Film Reviews

HEARTS IN ATLANTIS

By • Sep 28th, 2001 •

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Very strange Ted Brautigan (Anthony Hopkins) comes to a rural community to rent the attic room in Bobby Garfield’s (Anton Yelchin) house. Bobby’s distant, cold mother Elizabeth (Hope Davis) is selfish and angry. For Bobby’s eleventh birthday she gifts him with an adult library card instead of a much longed-for bicycle, then goes out and spends her meager earnings on new dresses. She has terrible things to say about Bobby’s dead father. Her behavior goes downhill from here as the story progresses.

Scott Hicks, who last directed the absolutely dreadful SNOW FALLING ON CEDARS (for awhile it was my benchmark for unwatchable cinema until I saw CROCODILE DUNDEE IN LOS ANGELES) must be working through Evil Parent Syndrome. Remember Peter Helfgott (David’s father in Hick’s breakthrough film, SHINE)? Here, the kid is not a troubled genius who taunts his abusive father, but a typical American cherub-faced, sweet kid.

At least the kid in SHINE had poor hygiene and was petulant. Bobby is pure angel. I could almost rationalize David’s father’s characterization in SHINE – perhaps prodigies need a domineering influence to excel (like the fathers of Tiger Woods and Serena and Venus Williams) and, he did survive the Holocaust. Bobby’s mother is just horrible. Elizabeth is a one-dimensional harridan who believes she can advance her real estate ‘career’ with long hours and fancy, new dresses. Hope Davis, usually too dour for my taste, has a severe face that is perfect for this role. Elizabeth doesn’t have a smile in her.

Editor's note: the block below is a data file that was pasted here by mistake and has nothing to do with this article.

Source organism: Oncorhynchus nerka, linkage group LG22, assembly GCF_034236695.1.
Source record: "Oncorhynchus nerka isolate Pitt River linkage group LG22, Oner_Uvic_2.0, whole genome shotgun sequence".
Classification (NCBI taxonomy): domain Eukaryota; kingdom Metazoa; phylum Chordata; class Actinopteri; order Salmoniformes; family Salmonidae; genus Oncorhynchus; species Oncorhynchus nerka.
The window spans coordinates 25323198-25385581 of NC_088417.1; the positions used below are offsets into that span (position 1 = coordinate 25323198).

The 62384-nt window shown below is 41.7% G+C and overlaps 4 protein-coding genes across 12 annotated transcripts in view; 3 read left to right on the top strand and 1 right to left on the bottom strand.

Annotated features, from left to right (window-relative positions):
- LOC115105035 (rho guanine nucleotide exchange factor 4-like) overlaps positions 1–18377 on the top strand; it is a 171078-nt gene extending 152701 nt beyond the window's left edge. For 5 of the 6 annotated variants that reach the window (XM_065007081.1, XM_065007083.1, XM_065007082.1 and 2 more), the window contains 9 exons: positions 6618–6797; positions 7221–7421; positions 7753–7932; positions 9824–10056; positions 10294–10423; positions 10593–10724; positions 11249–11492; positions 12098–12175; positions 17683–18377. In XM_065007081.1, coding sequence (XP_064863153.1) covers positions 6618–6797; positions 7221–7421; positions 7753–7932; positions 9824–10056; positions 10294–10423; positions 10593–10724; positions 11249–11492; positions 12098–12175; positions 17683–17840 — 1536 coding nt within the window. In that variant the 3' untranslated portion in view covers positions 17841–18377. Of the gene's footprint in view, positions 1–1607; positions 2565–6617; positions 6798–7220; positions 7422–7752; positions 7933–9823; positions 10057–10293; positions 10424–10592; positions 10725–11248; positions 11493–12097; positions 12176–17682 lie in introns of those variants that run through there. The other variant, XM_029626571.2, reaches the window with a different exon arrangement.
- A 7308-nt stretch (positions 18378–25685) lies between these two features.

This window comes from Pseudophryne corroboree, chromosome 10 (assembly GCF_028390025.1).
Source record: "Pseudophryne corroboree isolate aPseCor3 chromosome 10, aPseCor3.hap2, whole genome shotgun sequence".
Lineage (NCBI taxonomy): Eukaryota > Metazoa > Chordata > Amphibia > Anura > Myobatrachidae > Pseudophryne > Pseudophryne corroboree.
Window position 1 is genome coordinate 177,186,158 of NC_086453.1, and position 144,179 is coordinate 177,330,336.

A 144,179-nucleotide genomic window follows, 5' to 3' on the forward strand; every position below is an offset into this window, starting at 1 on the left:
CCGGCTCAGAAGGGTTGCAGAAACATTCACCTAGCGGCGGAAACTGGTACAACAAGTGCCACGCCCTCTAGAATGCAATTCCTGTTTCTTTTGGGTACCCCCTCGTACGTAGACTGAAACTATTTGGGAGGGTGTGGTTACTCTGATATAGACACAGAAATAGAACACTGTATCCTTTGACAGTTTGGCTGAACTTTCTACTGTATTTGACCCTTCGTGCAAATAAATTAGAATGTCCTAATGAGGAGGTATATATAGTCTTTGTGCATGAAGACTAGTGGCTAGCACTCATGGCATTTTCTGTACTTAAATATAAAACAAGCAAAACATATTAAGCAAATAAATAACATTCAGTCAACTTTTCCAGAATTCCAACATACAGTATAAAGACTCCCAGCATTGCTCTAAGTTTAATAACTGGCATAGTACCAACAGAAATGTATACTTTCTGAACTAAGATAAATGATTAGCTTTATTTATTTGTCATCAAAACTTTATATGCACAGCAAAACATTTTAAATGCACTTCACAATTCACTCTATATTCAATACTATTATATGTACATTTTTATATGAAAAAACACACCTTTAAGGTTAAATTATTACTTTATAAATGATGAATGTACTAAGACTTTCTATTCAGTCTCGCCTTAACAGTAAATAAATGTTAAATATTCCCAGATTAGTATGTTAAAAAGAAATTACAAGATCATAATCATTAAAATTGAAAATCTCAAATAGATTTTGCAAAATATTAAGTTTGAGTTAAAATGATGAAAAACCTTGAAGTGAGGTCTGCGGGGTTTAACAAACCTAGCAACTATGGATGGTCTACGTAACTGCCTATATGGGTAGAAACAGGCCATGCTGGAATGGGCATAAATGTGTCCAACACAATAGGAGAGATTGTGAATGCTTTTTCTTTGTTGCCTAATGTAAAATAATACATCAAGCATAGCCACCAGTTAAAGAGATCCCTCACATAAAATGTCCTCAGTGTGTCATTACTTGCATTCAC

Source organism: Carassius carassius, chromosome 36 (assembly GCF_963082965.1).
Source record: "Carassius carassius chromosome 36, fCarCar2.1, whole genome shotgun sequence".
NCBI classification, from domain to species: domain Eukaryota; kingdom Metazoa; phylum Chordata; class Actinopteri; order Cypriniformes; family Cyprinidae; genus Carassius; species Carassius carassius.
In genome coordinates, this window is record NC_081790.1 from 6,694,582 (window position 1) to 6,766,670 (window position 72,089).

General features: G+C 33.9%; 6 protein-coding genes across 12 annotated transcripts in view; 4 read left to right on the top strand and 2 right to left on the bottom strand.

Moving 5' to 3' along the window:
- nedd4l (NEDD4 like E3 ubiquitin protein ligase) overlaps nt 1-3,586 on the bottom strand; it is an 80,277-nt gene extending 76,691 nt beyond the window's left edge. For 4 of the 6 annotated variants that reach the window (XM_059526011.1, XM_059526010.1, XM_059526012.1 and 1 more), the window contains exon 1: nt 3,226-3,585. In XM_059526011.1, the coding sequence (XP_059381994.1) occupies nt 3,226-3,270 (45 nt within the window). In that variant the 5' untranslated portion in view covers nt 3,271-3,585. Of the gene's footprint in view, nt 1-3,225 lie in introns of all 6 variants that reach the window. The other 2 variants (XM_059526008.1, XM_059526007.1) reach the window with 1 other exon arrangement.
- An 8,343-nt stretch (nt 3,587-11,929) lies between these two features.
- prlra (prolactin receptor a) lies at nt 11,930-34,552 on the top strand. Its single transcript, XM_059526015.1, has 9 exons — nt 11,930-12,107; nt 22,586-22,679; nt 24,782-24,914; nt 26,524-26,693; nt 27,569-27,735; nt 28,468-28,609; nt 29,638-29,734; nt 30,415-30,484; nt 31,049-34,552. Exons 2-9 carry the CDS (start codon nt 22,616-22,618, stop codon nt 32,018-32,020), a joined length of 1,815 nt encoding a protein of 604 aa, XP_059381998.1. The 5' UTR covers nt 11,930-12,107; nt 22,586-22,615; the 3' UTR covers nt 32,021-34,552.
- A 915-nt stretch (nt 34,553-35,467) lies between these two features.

Ted befriends Bobby and hires him, for $1.00 a week, to read the newspaper to him. And, to keep an eye out for ‘The Low Men,’ who are after him because of his unique psychic powers. Since Bobby has such a poor relationship with his mother, he only tells her about the newspaper reading part of their agreement.

HEARTS IN ATLANTIS, with a screenplay by William Goldman, is based on a novel by Stephen King. Set in 1960 and filled with rock and roll classics, it has a narrative framing device, used recently in SAVING PRIVATE RYAN and THE GREEN MILE, that never works for me. The story opens in the present with photographer Bob Garfield (David Morse) receiving a baseball glove in the mail. He recalls a promise his best friend made back in 1960 to will him his baseball glove.

Anthony Hopkins gives a wonderfully seductive performance. Thank goodness he doesn’t overdo the lost in trance, psychic on the lam aspect of his character. Hopkins keeps the focus on the relationship between himself and Bobby. Ted Brautigan’s psychic abilities are incidental to Hopkins. The film is indeed slow moving but the turn of events – we know The Low Men are coming – plays out in an unusual way. Hicks invests the film with a strange, menacing tone that works to lift it from a minor thriller to an interesting psychological drama.

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